FreeBSD Install config
sa264 at cam.ac.uk
Sun Dec 23 08:30:02 GMT 2001
At Fri, 21 Dec 2001 11:40:36 -0000,
Paul Richards wrote:
> (I've used the term swapping a lot here, but strictly speaking what we're
> talking about is paging. If your system is really swapping i.e. whole
> processes are getting flushed out to swap, then you really need to put a
> lot more physical memory in your box because the VM system is taking
> desperate measures to try and cope with the memory load)
> With FreeBSD's VM architecture the total memory available to processes is
> RAM + SWAP.
Well, although no swap is allocated as in SunOS when a process is
started, memory allocation and swap allocation are a bit different.
> If you exceed the total memory available then your processes start to die,
> so it's a simple question of how you make up the total memory in your
> You could have a 512M DIMM, or you could have 256M DIMM and 256M of swap,
> in both cases the amount of memory available to processes is 512M, but in
> the latter case pages have to be shuffled between the "fast" and "slow"
> parts of the total memory available. It's a bit like having another layer
> of cache, those pages that are currently being "hit" are moved into the
> faster memory, just like having them in the cache.
> So, the rule for determining how much swap you need should be based on your
> calculations as to what the maximum memory usage of the system will ever
> be. If you do those calculations when you're building the box then you
> should just put enough memory in to match that figure, since memory is very
> cheap these days.
> I'm not advocating having no swap since with the sizes of disks these days
> you might as well throw 256 or 512M at a swap partition, and then when you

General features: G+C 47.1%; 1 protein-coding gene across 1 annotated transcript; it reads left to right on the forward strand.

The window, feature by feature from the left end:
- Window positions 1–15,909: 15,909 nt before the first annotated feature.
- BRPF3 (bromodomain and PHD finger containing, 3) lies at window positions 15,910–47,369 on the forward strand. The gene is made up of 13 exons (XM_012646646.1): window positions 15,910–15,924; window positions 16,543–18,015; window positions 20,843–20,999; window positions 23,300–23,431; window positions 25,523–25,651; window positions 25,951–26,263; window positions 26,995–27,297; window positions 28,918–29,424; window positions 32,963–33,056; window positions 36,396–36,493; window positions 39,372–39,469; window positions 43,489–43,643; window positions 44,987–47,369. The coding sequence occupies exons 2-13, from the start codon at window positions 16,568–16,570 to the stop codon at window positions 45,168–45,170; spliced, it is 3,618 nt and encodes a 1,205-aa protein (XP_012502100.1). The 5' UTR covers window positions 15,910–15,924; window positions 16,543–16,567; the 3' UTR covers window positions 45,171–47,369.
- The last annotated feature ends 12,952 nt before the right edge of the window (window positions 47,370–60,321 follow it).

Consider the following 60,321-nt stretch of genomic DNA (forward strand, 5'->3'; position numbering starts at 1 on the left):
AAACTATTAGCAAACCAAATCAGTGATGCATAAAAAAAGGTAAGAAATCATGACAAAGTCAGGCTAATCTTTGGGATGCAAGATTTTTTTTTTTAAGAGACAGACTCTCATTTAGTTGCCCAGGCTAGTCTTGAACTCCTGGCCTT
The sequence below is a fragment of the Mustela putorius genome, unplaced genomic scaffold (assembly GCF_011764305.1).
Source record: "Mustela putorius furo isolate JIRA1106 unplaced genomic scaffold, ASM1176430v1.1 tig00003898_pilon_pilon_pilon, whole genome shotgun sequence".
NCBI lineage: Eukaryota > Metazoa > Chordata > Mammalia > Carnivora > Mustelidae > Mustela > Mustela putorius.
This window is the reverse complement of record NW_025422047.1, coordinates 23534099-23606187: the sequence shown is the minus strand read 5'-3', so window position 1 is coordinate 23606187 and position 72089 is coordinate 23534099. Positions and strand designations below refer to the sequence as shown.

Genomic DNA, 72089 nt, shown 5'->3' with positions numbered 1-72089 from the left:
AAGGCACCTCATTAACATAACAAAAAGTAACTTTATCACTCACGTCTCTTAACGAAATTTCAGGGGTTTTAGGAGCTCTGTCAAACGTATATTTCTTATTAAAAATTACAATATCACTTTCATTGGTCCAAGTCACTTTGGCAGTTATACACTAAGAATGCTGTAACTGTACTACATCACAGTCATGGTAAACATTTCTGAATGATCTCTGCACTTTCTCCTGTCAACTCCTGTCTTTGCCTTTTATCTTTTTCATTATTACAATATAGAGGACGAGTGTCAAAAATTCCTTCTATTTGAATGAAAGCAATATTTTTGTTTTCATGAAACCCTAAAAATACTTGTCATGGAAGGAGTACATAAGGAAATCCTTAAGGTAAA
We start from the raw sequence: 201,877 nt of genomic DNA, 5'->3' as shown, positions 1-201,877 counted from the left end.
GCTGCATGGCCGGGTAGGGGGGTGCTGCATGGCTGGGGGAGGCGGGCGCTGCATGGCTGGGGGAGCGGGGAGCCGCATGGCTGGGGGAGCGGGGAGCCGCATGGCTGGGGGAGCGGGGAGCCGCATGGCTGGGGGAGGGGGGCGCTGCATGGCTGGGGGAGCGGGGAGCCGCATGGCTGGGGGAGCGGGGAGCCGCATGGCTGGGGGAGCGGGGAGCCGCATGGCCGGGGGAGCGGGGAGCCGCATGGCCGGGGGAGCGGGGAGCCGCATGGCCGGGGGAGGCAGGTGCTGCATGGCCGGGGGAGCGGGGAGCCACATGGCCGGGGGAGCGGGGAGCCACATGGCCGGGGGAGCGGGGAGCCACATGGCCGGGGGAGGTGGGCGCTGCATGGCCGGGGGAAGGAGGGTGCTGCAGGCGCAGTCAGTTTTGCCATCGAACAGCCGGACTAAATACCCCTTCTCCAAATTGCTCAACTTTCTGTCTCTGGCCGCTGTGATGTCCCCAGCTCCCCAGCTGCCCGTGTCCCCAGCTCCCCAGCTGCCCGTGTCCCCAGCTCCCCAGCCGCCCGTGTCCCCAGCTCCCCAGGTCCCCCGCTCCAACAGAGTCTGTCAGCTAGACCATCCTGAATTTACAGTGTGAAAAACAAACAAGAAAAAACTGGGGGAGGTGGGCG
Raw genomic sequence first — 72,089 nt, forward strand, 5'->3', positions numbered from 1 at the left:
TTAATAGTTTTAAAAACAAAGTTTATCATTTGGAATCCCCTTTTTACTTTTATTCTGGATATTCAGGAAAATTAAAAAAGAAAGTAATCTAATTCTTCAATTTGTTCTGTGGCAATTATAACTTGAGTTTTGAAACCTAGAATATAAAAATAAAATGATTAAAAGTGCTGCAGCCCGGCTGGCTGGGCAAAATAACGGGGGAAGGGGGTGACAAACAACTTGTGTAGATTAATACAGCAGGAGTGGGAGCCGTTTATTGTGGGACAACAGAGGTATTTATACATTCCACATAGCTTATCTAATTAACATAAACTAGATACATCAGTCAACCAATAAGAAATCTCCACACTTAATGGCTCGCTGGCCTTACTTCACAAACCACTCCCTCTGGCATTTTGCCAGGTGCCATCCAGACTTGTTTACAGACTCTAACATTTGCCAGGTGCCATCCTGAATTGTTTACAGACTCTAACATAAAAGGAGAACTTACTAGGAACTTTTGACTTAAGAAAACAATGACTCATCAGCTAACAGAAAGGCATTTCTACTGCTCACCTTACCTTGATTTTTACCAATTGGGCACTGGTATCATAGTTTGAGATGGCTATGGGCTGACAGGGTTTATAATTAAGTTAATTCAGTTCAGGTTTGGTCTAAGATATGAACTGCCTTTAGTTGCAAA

> unexpectedly load the box more than you originally intended you have that
> as a fallback, rather than have your processes die, but figures like 2 x
> real memory are way out of date, and with the sizes of DIMMs these days
> you'll just waste a lot of disk space.
I take your point totally and didn't question that. The point
which I asked earlier was whether the swap size affects the swap
pager performance. It's nicer to have an efficient swap than an
inefficient swap, if you need swap at all. Sometimes adding memory
is not an option (e.g. laptops). But disks are even cheaper and
If I had more than one disk on a machine, then I would make a swap
partition on each disk, for performance. But this is what I would
do and I'm not trying to lobby for that. Swap is just a safety net
if you have a lot of memory. I just want a better safety net.
> FreeBSD doesn't swap out idle pages unless it runs out of physical memory
> so if your system has abundant memory then you'll *never* see any swapping.
On my machine with abundant memory (1GB), up to a few tens of pages
always get swapped out during the night, presumably due to a daily
script. Physical memory is not running out in a normal sense there.
The same thing happens on all other machines (with less memory)
which I have access to. Anyway, this is absolutely fine.
I don't know the precise definition of "running out of physical
memory." You could certainly define it as the outset of swapping.
1GB on an otherwise idle machine might not be abundant.
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